<SortedDescendingCellStyle BackColor="#CAC9C9" />
            <SortedDescendingHeaderStyle BackColor="#00547E" />
        </asp:GridView>
        <strong>
        <br class="style4" />
        </strong><span class="style4"><strong><span class="style3">Make an order:</span></strong></span>
        <br />Product ID:
        <asp:DropDownList ID="ddlProductId" runat="server" AppendDataBoundItems="True">
        </asp:DropDownList> <br /> Quantity:&nbsp;&nbsp;&nbsp;&nbsp;
        <asp:DropDownList ID="ddlQuantity" runat="server">
            <asp:ListItem>1</asp:ListItem>
            <asp:ListItem>2</asp:ListItem>
            <asp:ListItem>5</asp:ListItem>
            <asp:ListItem>10</asp:ListItem>
        </asp:DropDownList><br /> Customer:&nbsp;&nbsp;
        <asp:TextBox ID="txtCustName" runat="server"></asp:TextBox>
        <br /> 
        <asp:Button ID="btnOrder" runat="server" Text="Order" BackColor="#3366FF" 
            Font-Bold="True" onclick="btnOrder_Click" /><br />
        <asp:Label ID="lblOrder" runat="server" Text=""></asp:Label><br />
        <span class="style1"><strong>Orders:</strong></span>
        <asp:GridView ID="gdvOrders" runat="server" BackColor="White" 
            BorderColor="#CCCCCC" BorderStyle="None" BorderWidth="1px" CellPadding="3">
            <FooterStyle BackColor="White" ForeColor="#000066" />
            <HeaderStyle BackColor="#006699" Font-Bold="True" ForeColor="White" />
            <PagerStyle BackColor="White" ForeColor="#000066" HorizontalAlign="Left" />
            <RowStyle ForeColor="#000066" />
            <SelectedRowStyle BackColor="#669999" Font-Bold="True" ForeColor="White" />
            <SortedAscendingCellStyle BackColor="#F1F1F1" />
            <SortedAscendingHeaderStyle BackColor="#007DBB" />
            <SortedDescendingCellStyle BackColor="#CAC9C9" />
            <SortedDescendingHeaderStyle BackColor="#00547E" />
        </asp:GridView>
        <br />
    </div>
    </form>
</body>
</html>

In the code behind file add the following code.

using DataAccess;
using Model;

namespace WebClient
{
    public partial class Default : System.Web.UI.Page
    {
        protected void Page_Load(object sender, EventArgs e)
        {
            if (!IsPostBack)
            {
                using (var context = new ProductsContext())
                {
                    List<AvailableProduct> availableroducts = context.vWGetAvailableProducts.ToList();
                    grvAvProducts.DataSource = availableroducts;
                    grvAvProducts.DataBind();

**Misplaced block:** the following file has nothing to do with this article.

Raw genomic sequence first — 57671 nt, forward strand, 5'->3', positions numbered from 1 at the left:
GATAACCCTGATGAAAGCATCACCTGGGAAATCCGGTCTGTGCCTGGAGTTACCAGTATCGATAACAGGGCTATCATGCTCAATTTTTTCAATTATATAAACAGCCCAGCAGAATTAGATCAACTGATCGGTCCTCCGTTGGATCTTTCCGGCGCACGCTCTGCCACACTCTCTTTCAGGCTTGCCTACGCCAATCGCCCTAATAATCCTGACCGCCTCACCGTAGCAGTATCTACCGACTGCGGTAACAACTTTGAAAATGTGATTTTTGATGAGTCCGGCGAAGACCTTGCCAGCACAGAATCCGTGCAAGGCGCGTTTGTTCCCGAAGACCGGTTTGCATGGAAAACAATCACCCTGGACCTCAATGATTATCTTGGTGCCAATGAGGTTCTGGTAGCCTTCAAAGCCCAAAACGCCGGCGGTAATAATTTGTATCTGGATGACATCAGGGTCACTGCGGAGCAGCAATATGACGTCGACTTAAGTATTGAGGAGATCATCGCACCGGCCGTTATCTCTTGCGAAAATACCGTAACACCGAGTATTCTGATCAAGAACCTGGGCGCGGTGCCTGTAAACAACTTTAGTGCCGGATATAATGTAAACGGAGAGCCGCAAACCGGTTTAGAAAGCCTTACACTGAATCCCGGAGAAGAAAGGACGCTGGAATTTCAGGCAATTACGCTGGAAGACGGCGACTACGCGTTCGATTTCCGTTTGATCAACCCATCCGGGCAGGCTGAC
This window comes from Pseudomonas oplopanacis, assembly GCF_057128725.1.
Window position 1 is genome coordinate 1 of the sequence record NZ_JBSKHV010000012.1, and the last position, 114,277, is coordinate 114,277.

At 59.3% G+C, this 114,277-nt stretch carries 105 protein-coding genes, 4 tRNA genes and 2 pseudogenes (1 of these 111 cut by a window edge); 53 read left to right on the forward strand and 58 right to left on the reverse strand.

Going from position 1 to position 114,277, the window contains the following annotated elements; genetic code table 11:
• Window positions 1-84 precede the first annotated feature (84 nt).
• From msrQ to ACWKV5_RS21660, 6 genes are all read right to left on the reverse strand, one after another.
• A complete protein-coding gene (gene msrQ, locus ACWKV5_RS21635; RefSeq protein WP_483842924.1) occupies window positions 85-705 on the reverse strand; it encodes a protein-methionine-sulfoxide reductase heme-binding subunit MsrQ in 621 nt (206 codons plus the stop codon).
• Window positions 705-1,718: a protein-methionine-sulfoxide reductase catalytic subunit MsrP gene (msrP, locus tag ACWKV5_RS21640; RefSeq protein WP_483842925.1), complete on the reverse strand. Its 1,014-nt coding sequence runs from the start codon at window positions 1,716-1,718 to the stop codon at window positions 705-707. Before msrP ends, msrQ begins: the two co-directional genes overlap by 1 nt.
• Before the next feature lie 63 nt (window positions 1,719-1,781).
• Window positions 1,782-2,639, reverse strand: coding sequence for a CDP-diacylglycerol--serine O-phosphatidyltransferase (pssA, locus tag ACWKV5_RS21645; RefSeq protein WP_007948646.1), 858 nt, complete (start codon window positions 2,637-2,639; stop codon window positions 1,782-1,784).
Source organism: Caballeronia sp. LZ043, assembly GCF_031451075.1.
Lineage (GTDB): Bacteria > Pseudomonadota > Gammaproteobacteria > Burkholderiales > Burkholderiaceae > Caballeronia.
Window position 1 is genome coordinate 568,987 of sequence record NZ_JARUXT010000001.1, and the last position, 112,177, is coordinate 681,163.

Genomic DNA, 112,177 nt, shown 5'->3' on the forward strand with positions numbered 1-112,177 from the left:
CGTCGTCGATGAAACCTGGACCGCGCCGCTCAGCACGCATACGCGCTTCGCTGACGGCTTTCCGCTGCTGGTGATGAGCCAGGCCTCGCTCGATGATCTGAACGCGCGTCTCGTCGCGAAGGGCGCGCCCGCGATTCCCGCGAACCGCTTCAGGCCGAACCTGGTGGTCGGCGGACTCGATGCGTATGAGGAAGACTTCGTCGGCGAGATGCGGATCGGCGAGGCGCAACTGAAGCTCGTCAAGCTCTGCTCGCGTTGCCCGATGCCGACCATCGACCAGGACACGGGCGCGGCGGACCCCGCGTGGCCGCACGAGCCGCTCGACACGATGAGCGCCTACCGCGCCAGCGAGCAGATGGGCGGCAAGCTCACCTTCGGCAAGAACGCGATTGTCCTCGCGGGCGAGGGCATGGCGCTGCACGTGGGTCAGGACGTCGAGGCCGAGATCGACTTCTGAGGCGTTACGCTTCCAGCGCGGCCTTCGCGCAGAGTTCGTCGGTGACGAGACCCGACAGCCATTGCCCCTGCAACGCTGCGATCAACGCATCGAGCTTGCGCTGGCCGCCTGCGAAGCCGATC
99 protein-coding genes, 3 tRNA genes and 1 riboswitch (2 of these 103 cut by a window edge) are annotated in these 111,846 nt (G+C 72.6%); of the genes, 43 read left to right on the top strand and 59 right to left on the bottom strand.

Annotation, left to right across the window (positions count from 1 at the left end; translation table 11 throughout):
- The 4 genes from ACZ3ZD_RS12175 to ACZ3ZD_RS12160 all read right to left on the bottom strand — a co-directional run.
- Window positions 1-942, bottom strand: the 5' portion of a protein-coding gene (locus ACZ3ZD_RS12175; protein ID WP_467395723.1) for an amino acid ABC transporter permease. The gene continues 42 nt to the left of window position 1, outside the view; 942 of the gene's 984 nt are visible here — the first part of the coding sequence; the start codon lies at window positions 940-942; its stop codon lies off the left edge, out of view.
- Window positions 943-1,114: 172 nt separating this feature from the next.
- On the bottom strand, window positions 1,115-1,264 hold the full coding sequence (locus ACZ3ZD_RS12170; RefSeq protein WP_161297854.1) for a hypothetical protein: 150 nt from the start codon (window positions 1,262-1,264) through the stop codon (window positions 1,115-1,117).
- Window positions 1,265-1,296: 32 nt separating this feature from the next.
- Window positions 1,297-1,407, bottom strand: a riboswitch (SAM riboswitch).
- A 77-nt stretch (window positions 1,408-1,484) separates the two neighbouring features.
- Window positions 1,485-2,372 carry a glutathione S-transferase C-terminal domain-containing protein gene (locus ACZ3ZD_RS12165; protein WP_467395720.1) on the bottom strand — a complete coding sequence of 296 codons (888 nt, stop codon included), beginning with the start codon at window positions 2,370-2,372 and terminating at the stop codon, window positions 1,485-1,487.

List<Order> availableOrders = context.Orders.ToList();
                    gdvOrders.DataSource = availableOrders;
                    gdvOrders.DataBind();
                    List<int> productIds = new List<int>();
                    ddlProductId.Items.Clear();
                    foreach (AvailableProduct avp in availableroducts)
                        productIds.Add(avp.ProductId);
                    ddlProductId.DataSource = productIds;
                    ddlProductId.DataBind();
                    lblOrder.Text = "";
                }
            }
        }

        protected void btnOrder_Click(object sender, EventArgs e)
        {
            using (var context = new ProductsContext())
            {
                try
                {
                    context.ProcessOrder(Int32.Parse(ddlProductId.SelectedItem.Text),
                        txtCustName.Text, Int32.Parse(ddlQuantity.SelectedValue));
                    lblOrder.Text = "Order has been approved..";
                }
                catch (Exception ex)
                {
                    lblOrder.Text = ex.Message;
                }
            }
            RefreshOrdersGrid();
        }

        private void RefreshProductsGrid()
        {
            using (var context = new ProductsContext())
            {
                List<AvailableProduct> availableProducts = context.vWGetAvailableProducts.ToList();
                grvAvProducts.DataSource = availableProducts;
                grvAvProducts.DataBind();
            }
        }

        private void RefreshOrdersGrid()
        {
            using (var context = new ProductsContext())
            {
                List<Order> availableOrders = context.Orders.ToList();
                gdvOrders.DataSource = availableOrders;
                gdvOrders.DataBind();
            }
        }
    }
}